Creating Accessible E-books: Summary of NISO program

The following are my notes from the presentation – Born accessible: making e-books fully inclusive from day one – held during the NISO- The E-Book Renaissance Part II:  Challenges and Opportunities.  Best efforts were made to ensure accuracy.

Presenters:

  • Larry Goldberg, Director, Media Access Group Director at WGBH
  • Geoff Freed, Director of Technology Projects and Web Media Standards, The Carl and Ruth Shapiro Family National Center for Accessible Media (NCAM)

An accessible ebook is not one that just reads the book.  It must contain structure, a clear and easy way to navigate the content if you cannot see the screen.  Software on the device must speak the screen for you. A screen reader only reads text.

An accessible ebook needs to read structure too like navigation tools (TOC, tables, lists), seek and find, investigate objects and read in a specific order.  It needs to allow the user to control the content as well

 

Structure Includes:

  • Text elements for chapters, headings, paragraphs and sentences
  • Images – both short and long description – how much information to give, based on context, how much do you say about the image?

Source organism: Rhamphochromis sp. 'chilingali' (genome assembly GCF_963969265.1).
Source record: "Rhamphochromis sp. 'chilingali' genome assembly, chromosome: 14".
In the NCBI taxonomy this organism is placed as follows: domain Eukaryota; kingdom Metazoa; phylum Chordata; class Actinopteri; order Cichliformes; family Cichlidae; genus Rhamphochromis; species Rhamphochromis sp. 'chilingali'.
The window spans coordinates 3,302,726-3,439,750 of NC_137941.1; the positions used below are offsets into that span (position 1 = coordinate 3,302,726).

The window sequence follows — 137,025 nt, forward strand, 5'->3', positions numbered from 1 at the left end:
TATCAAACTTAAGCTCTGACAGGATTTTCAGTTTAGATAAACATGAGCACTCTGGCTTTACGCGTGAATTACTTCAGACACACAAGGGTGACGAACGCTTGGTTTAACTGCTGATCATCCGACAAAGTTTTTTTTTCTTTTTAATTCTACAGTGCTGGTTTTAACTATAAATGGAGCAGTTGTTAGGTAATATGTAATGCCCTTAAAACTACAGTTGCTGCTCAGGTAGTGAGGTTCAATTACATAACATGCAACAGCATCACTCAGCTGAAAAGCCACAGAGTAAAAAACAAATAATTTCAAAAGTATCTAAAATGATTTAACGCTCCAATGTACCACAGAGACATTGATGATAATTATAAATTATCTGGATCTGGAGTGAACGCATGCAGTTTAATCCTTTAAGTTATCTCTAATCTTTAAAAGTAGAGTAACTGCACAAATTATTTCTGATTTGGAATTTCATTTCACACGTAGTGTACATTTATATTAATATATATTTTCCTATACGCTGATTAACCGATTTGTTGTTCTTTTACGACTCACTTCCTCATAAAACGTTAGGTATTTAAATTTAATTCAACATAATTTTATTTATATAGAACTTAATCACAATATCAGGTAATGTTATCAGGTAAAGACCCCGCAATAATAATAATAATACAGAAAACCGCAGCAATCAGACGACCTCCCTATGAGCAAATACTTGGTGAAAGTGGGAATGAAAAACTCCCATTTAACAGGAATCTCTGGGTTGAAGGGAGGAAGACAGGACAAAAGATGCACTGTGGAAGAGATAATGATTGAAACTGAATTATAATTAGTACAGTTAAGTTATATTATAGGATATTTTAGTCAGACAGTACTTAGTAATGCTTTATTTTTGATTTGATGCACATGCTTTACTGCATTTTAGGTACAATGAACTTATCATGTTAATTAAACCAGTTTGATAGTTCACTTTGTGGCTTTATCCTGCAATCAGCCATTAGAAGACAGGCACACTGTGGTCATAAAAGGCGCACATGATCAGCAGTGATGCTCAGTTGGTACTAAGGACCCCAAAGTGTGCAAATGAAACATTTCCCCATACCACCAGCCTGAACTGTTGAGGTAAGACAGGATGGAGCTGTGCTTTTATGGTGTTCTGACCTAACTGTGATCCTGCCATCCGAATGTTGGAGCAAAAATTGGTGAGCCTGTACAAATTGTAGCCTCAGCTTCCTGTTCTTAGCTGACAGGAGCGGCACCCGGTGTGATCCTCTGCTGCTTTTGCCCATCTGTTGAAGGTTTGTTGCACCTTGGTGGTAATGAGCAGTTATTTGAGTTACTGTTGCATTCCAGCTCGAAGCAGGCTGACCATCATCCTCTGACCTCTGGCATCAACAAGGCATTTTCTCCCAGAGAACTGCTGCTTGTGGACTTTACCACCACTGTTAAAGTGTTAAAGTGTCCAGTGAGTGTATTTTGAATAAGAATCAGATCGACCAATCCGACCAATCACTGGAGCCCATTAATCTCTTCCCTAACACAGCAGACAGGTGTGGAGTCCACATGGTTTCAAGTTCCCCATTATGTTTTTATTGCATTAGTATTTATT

• Data tables – must be laid out properly  – headers vs. data cells, X/Y orientation
  • Lists – number of items, nesting, where are you in the list

 

Controls

  • Multimedia – player controls, captions, descriptions
  • Interactives
  • System – menus and special features, stores, hardware

 

 

Software Readers:

Software readers are more popular than hardware readers b/c they run on hardware that has built in software for screen reading and other accessible functions.  ADE, Adobe Reader, Nook and Kindle software for computers, iBooks, web browsers are all examples of the software readers.

 

Formats:

Not all formats provide mechanisms for delivering an accessible e-book.  EPUB3 format – superior attention paid to making this format accessible like image descriptions, navigation and structure.  PDF used to be completely inaccessible, but now the author has the ability to make the content accessible pretty easily.  Not all formats will provide equal accessibility in terms of authoring.

 

No such thing as push button accessibility. The author is responsible for providing an accessible document.  This is not unlike accessible html basics.  Some of the basic elements include:

  • TOC and use headings
  • Identify/describe images
  • Mark up forms properly
  • Mark up data tables
  • Provide adequate contrast and clear layout

These can become part of a workflow.  Everything that you do to make a book accessible will help the majority of the population who may not be disabled.  Think of the cut outs in curbs which are used by people with bikes, luggage, strollers, etc.

 

E-book authoring tools

InDesign allows one to layout the book and export it into multiple formats.  They have provided a lot of easy tools to make the book accessible.

iBooks Author exports books for iPad only, the first free version came with a lot of accessibility features which should continue to improve with new versions.